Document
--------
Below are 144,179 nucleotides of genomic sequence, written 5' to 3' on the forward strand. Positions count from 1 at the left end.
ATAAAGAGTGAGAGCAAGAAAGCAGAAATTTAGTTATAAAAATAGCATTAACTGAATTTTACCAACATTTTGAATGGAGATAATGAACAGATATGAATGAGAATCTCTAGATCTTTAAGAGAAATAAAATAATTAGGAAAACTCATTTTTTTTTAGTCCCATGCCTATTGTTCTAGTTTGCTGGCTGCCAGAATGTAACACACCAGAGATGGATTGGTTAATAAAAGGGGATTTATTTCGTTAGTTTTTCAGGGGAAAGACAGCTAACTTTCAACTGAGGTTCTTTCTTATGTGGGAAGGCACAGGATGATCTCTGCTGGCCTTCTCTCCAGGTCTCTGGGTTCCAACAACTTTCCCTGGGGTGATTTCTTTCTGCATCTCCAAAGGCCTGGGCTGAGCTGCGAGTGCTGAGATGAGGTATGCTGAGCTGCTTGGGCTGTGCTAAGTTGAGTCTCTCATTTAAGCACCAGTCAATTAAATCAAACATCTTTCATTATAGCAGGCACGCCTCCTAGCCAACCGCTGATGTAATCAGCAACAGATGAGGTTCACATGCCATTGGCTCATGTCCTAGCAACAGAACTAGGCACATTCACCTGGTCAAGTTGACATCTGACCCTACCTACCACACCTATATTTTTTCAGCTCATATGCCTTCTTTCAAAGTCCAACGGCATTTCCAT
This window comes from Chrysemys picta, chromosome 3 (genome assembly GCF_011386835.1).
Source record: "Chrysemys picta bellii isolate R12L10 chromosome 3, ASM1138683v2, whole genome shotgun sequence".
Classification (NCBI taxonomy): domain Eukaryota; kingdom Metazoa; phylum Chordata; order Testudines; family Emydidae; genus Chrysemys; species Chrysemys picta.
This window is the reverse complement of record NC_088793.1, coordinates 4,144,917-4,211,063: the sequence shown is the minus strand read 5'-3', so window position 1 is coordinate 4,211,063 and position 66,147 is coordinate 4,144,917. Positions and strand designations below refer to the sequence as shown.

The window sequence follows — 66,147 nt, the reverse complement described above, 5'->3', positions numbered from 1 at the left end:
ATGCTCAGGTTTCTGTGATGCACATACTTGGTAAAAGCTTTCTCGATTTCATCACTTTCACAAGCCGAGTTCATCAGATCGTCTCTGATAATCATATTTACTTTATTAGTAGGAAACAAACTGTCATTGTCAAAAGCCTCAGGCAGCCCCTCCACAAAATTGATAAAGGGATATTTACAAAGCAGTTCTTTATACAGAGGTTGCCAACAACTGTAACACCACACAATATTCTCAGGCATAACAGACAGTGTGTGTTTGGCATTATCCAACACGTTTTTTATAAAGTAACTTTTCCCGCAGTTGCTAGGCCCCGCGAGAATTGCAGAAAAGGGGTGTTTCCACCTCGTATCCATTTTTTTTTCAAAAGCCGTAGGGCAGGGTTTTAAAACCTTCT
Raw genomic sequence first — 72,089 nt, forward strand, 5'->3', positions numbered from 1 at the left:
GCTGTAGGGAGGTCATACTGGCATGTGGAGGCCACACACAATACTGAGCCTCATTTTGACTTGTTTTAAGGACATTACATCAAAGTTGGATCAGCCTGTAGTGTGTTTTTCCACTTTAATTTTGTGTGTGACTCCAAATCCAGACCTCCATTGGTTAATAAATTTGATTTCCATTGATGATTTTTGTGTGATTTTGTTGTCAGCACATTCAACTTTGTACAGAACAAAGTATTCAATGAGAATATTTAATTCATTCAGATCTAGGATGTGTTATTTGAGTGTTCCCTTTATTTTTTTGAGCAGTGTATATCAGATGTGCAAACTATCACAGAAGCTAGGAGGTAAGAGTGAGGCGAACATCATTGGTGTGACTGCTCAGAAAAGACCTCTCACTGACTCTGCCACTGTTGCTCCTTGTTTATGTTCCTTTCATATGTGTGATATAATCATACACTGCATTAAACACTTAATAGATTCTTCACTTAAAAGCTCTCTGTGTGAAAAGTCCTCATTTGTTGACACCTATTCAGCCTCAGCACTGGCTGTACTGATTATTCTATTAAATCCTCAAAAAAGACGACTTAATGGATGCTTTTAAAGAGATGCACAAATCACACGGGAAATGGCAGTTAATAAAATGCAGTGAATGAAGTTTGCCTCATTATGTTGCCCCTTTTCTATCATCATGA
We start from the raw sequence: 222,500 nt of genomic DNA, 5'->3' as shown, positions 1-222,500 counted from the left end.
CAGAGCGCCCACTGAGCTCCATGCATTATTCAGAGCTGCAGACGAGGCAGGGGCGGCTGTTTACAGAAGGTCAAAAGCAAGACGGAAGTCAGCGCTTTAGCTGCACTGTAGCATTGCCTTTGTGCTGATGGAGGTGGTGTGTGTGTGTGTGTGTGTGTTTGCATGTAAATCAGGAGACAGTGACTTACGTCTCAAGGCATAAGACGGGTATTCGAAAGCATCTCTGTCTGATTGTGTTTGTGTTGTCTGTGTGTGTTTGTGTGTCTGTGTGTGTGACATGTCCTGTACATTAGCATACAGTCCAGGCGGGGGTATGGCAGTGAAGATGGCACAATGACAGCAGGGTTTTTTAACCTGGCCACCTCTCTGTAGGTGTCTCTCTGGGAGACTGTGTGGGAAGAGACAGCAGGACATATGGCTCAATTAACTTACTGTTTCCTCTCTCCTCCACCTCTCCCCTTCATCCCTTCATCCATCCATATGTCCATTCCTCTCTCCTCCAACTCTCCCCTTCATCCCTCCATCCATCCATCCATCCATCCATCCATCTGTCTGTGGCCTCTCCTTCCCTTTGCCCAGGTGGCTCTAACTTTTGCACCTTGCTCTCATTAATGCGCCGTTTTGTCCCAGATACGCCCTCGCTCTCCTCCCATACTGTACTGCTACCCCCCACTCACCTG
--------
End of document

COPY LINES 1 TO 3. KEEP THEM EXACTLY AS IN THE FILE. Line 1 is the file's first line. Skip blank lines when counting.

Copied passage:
Below are 144,179 nucleotides of genomic sequence, written 5' to 3' on the forward strand. Positions count from 1 at the left end.
ATAAAGAGTGAGAGCAAGAAAGCAGAAATTTAGTTATAAAAATAGCATTAACTGAATTTTACCAACATTTTGAATGGAGATAATGAACAGATATGAATGAGAATCTCTAGATCTTTAAGAGAAATAAAATAATTAGGAAAACTCATTTTTTTTTAGTCCCATGCCTATTGTTCTAGTTTGCTGGCTGCCAGAATGTAACACACCAGAGATGGATTGGTTAATAAAAGGGGATTTATTTCGTTAGTTTTTCAGGGGAAAGACAGCTAACTTTCAACTGAGGTTCTTTCTTATGTGGGAAGGCACAGGATGATCTCTGCTGGCCTTCTCTCCAGGTCTCTGGGTTCCAACAACTTTCCCTGGGGTGATTTCTTTCTGCATCTCCAAAGGCCTGGGCTGAGCTGCGAGTGCTGAGATGAGGTATGCTGAGCTGCTTGGGCTGTGCTAAGTTGAGTCTCTCATTTAAGCACCAGTCAATTAAATCAAACATCTTTCATTATAGCAGGCACGCCTCCTAGCCAACCGCTGATGTAATCAGCAACAGATGAGGTTCACATGCCATTGGCTCATGTCCTAGCAACAGAACTAGGCACATTCACCTGGTCAAGTTGACATCTGACCCTACCTACCACACCTATATTTTTTCAGCTCATATGCCTTCTTTCAAAGTCCAACGGCATTTCCAT
This window comes from Chrysemys picta, chromosome 3 (genome assembly GCF_011386835.1).